The Washington Post

Nikki Haley won’t appoint herself, won’t run in 2014

In a statement Friday morning, South Carolina Gov. Nikki Haley (R) reaffirmed that she would absolutely not appoint herself to the Senate seat being vacated by Republican Jim DeMint. She pledged to appoint a fellow conservative to the seat, which DeMint will give up in January to run the Heritage Foundation. 

“I want to make two things clear from the outset. Number one, I will not take the appointment myself. Number two, I will appoint a person who has the same philosophy of government that Jim DeMint and I share," she said.

Haley was underscoring what she told a South Carolina radio station Thursday: appointing herself is not an option.

Whoever Haley appoints will serve until 2014, when a special election will be held in conjunction with the general contest. She will not run for the seat in that race either. "The governor will not run for Senate in 2014," spokesman Rob Godfrey said. "She loves the job she has."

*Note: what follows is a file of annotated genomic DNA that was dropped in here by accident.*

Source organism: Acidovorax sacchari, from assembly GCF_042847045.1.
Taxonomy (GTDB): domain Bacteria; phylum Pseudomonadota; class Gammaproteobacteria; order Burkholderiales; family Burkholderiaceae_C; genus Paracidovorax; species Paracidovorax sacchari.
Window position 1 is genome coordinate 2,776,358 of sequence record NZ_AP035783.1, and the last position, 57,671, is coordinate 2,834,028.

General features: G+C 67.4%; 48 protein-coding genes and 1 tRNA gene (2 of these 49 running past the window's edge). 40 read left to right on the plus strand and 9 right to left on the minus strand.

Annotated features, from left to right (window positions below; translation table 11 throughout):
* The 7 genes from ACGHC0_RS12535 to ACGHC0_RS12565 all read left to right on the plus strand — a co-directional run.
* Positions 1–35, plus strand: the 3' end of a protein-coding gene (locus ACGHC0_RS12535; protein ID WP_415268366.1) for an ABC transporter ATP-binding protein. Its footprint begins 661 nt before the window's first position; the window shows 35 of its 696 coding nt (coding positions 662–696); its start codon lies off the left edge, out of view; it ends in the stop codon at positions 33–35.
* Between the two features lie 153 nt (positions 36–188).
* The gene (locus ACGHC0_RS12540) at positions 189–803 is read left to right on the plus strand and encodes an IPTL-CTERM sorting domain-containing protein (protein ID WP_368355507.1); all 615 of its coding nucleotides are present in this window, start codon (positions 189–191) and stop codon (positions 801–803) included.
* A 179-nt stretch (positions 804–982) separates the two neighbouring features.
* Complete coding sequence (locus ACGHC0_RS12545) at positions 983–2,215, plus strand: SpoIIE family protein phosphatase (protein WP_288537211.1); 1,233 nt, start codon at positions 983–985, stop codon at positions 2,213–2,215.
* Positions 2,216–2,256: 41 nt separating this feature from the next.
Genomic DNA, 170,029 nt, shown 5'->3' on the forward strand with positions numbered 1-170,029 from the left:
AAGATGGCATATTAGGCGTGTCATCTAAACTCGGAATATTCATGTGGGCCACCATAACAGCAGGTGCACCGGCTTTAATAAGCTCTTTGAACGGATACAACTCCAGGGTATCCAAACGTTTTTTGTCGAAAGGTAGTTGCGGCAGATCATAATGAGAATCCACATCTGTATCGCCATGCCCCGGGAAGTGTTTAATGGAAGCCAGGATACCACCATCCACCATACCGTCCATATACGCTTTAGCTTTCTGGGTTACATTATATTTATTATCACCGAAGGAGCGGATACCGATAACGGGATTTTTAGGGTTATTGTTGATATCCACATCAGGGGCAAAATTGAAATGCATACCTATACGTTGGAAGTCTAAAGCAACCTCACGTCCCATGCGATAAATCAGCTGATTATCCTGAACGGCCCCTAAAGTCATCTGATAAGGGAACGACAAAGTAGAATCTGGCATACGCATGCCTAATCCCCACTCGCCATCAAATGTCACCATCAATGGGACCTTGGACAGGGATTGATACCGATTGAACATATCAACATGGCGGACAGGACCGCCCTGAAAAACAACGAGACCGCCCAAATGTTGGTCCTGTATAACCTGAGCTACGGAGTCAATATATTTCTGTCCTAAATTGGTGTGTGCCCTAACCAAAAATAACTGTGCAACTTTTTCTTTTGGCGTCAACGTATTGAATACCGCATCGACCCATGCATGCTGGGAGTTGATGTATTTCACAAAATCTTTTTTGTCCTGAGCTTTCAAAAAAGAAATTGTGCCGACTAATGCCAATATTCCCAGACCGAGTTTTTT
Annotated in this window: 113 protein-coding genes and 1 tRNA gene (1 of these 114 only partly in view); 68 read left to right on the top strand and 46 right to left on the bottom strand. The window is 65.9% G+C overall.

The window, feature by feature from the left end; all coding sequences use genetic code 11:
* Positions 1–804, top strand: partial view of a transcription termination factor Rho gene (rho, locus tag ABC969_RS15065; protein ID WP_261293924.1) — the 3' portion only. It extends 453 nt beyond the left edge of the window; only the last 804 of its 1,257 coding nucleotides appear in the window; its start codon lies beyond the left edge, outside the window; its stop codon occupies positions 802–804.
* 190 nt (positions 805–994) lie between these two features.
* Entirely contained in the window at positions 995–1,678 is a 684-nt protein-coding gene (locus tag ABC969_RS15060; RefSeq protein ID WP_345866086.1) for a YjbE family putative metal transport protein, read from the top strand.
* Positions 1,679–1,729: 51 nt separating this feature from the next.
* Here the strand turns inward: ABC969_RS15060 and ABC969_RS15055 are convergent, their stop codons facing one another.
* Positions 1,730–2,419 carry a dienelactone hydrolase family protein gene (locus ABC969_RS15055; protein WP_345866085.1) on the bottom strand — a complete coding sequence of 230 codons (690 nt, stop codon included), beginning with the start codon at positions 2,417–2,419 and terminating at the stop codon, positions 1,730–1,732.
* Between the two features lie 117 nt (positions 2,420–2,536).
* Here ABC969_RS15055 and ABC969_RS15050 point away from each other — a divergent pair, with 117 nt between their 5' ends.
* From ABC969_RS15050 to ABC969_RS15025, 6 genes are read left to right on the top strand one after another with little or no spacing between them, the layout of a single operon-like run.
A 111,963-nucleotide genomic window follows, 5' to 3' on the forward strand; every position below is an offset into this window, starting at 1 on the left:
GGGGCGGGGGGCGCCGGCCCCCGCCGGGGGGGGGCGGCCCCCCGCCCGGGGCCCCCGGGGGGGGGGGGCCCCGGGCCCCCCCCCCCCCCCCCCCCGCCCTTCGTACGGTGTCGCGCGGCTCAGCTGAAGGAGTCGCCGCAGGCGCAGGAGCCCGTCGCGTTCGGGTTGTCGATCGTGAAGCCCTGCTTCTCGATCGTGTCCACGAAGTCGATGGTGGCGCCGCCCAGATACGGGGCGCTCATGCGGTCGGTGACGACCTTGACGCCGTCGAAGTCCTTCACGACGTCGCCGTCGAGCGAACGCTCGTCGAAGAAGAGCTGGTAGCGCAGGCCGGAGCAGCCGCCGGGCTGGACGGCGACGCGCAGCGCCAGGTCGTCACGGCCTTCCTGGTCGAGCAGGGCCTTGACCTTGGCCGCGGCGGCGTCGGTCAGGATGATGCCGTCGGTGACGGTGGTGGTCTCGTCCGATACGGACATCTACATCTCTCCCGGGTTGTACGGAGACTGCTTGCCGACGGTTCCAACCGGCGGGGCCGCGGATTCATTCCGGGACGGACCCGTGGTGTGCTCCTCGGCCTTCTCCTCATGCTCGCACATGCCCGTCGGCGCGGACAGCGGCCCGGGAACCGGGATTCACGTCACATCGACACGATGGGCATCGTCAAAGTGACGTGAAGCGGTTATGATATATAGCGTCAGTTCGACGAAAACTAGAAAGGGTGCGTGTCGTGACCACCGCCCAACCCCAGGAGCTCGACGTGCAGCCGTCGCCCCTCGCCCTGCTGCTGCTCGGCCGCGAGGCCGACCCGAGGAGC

She also promised not to drag things out: "I will make this decision in a manner that is thoughtful and dignified, but also quickly."

Opinion in the state is split on the governor, who took office in 2010 and has made enemies on both sides of the aisle. A recent Winthrop University poll found that 38 percent of South Carolina residents approve of the job she's doing while 41 percent disapprove. 

According to one South Carolina Republican operative, DeMint wants Haley to appoint the conservative Rep. Tim Scott, who would be the only black senator currently serving and the first black Republican senator since the 1970s. But a DeMint aide said Thursday that the senator is not playing favorites.

David Fahrenthold contributed to this report. 

Rachel Weiner covers local politics for The Washington Post.

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